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The French Version of Starbucks

Muffin and coffee

A good decade before Starbucks came to France, there was Columbus Café. You may have seen one of the dozen locations around central Paris with their window of muffins and posters advertising free WiFi. They might look like a North American chain, but aside from the inspiration of American espresso bars, Columbus Café is a French company, opened in 1994 by Ralph Hababou and Philippe Bloch.

They chose the name “Columbus” for Christopher Columbus and his representation of the New World’s coffee and Italian savoir-faire of coffee-making. The bear in the logo…no idea where that comes from. In any case, the brand has positioned itself as a very “multicultural” one, and even the slogan on their site “Take time for yourself” is in English.

Columbus Café

It took a few years for the idea to take off. I the beginning there were china coffee cups and more espresso drinks than coffee drinks. Now there are only paper cups (5 ounce, 8 ounce and 12 ounce cups, and recently a 16 ounce cup added), and well more coffee drinks than espresso drinks. The number of muffins has also expanded over the years to about two dozen flavors, and I’ll admit it’s hard to resist them when walking by the café in the Marais (at rue Vielle du Temple). You can add caramel or vanilla flavor, substitute soy for regular milk, and yes, hang out in the café to check your email on the free Wifi network. I’m not a huge coffee drinker, but I do like their soy chai lattes, and you can get fresh squeezed orange juice (which is still not the case in all Parisian cafés).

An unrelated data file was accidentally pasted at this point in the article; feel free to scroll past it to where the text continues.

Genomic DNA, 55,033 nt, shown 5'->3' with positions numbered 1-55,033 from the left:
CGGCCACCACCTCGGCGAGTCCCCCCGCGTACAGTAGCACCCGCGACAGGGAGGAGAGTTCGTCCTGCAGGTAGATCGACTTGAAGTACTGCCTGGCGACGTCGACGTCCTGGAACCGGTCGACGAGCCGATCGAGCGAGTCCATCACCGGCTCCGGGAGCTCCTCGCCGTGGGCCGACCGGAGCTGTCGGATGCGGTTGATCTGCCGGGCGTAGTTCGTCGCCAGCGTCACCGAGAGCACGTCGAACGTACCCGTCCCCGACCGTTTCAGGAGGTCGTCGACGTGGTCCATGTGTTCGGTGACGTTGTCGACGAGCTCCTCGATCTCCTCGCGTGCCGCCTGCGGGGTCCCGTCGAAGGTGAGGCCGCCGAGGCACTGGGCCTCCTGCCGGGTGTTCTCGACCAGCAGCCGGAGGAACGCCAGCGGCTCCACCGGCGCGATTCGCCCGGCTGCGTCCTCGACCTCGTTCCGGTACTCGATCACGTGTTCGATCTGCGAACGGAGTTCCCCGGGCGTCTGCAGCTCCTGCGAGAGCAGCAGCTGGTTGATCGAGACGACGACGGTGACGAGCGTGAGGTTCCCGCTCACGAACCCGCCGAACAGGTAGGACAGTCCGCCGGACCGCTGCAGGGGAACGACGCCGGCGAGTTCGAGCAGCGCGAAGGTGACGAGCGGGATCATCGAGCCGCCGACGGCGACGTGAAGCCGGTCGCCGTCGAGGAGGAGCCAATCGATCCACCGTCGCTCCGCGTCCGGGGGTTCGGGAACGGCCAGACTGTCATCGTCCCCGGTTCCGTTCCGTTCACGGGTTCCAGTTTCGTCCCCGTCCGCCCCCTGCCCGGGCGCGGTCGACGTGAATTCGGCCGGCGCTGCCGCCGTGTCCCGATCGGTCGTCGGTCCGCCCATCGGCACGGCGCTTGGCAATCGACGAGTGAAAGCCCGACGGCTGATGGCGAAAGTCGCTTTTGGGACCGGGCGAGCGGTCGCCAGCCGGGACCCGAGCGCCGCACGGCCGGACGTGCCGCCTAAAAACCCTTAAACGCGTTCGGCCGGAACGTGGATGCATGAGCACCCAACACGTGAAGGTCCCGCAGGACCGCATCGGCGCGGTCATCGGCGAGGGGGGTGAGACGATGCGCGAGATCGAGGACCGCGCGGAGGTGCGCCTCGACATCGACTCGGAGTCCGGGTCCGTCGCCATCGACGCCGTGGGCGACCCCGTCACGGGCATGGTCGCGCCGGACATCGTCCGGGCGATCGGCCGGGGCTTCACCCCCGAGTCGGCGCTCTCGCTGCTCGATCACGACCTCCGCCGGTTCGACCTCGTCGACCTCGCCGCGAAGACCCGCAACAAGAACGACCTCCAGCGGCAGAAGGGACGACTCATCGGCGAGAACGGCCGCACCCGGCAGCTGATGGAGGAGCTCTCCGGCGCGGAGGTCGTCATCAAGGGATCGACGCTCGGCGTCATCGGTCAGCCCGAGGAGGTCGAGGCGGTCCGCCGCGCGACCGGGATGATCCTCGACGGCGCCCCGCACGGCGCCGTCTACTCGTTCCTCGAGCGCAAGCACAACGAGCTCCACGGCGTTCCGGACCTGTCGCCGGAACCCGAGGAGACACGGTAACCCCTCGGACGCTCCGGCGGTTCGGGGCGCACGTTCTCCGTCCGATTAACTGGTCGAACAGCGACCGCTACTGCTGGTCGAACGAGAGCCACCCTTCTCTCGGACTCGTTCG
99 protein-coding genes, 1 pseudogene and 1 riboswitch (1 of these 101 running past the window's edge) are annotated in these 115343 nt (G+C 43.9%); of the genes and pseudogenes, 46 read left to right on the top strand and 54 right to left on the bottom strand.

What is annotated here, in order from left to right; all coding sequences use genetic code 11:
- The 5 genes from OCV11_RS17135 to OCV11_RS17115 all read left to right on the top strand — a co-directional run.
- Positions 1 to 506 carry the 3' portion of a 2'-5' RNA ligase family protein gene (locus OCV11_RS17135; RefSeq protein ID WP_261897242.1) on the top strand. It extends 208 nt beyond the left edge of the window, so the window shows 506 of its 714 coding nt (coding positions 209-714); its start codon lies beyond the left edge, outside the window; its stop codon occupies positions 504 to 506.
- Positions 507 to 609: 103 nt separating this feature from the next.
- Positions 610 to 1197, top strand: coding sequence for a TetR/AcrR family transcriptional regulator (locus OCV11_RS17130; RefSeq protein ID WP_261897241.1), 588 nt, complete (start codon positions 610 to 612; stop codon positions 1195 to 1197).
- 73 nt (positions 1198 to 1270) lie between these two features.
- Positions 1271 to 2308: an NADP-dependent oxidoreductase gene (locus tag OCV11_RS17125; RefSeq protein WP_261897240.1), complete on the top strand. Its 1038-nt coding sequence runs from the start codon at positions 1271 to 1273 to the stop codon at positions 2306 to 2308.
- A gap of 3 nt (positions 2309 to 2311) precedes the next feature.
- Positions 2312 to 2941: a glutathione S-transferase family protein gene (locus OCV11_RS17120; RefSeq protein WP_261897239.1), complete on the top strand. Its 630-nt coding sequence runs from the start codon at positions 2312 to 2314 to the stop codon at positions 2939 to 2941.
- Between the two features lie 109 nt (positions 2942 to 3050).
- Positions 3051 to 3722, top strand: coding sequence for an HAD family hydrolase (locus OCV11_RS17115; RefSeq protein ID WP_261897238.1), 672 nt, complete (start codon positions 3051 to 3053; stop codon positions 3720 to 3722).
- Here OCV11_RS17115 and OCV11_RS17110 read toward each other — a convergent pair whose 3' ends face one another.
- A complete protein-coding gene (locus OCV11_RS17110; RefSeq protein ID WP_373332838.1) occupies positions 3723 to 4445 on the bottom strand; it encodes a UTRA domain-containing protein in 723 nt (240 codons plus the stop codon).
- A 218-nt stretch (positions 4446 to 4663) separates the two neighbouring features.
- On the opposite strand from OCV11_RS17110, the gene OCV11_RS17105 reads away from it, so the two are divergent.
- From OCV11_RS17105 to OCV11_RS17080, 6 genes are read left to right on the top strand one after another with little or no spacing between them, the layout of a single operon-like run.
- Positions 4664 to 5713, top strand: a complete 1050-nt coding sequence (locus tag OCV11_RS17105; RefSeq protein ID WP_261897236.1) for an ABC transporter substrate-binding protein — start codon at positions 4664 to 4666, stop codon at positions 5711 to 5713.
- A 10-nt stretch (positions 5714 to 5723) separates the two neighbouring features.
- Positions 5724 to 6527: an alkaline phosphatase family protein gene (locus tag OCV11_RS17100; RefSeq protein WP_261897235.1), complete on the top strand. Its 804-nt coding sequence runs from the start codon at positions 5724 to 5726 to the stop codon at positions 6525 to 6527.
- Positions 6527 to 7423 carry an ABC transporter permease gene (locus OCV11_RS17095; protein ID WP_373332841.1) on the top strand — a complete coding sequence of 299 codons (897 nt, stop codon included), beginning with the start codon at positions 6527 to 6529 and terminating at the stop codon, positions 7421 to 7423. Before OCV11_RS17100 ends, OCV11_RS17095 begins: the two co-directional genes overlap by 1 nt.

Columbus Café

Not that I’m encouraging everyone to go to Columbus Café. At the end of the day, a chain is a chain, and encouraging people to eat mass-made muffins and drink from disposable coffee cups isn’t exactly healthy or ecologically sound. But if you’re dying for a Starbucks fix, at least at Columbus Café you can support a French company instead of a foreign one (and if you’re really gung ho, you can even open your own Columbus Café franchise). Who ever said the French don’t have a word for entrepreneur? 😉

Main Paris locations:

  • 46 Boulevard Henri IV, 4th
  • 21 rue Soufflot, 5th
  • 56 Boulevard Diderot, 12th
  • Care de Lyon, 12th
  • Passy Plaza, 16th


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  • I remember living for a while in the 7eme and having to get my Sunday coffee at the rue St. Dominique location because my favorite haunt..Cafe Malar was closed. The coffee was okay, but Peets in San Francisco cannot be beat! I liked the fact that I could get a "large' coffee, but the "muffins" were a bit earthy for me and I felt that most Parisians in that quartier felt the same.

  • Very interesting. I agree, I wouldn't want to necessarily encourage anyone to go to Columbus but it's certainly a less globalised alternative to Starbucks. Thanks for putting it on my radar – will come in handy when I have people visiting in dire need of a mocha latte fix!

  • Malongo is another great coffee shop that is, in essence, similar to Starbucks. There is one on Rue St Andre des Arts that I always loved to go to – and so did plenty of french.

  • The bear was chosen, as far as we learned in a business case analysis of the firm, exactly because it does not ring a bell at all. It'd have been all too easy to choose a mug, a tea-pot or a muffin as a logo, but that would make the firm hard to distinguish among competitors.

  • Oh, you liked their chai lattes?? I just got one for the first time at Montparnasse last week and thought "beurk"! Maybe my mistake was not getting soy….he just steamed regular milk and then poured a chai-flavored syrup into the cup and mixed it together – it was way too sweet for me, and there was no tea in sight! So I'll at least have to keep going to Starbucks to get my chai latte fix. 🙂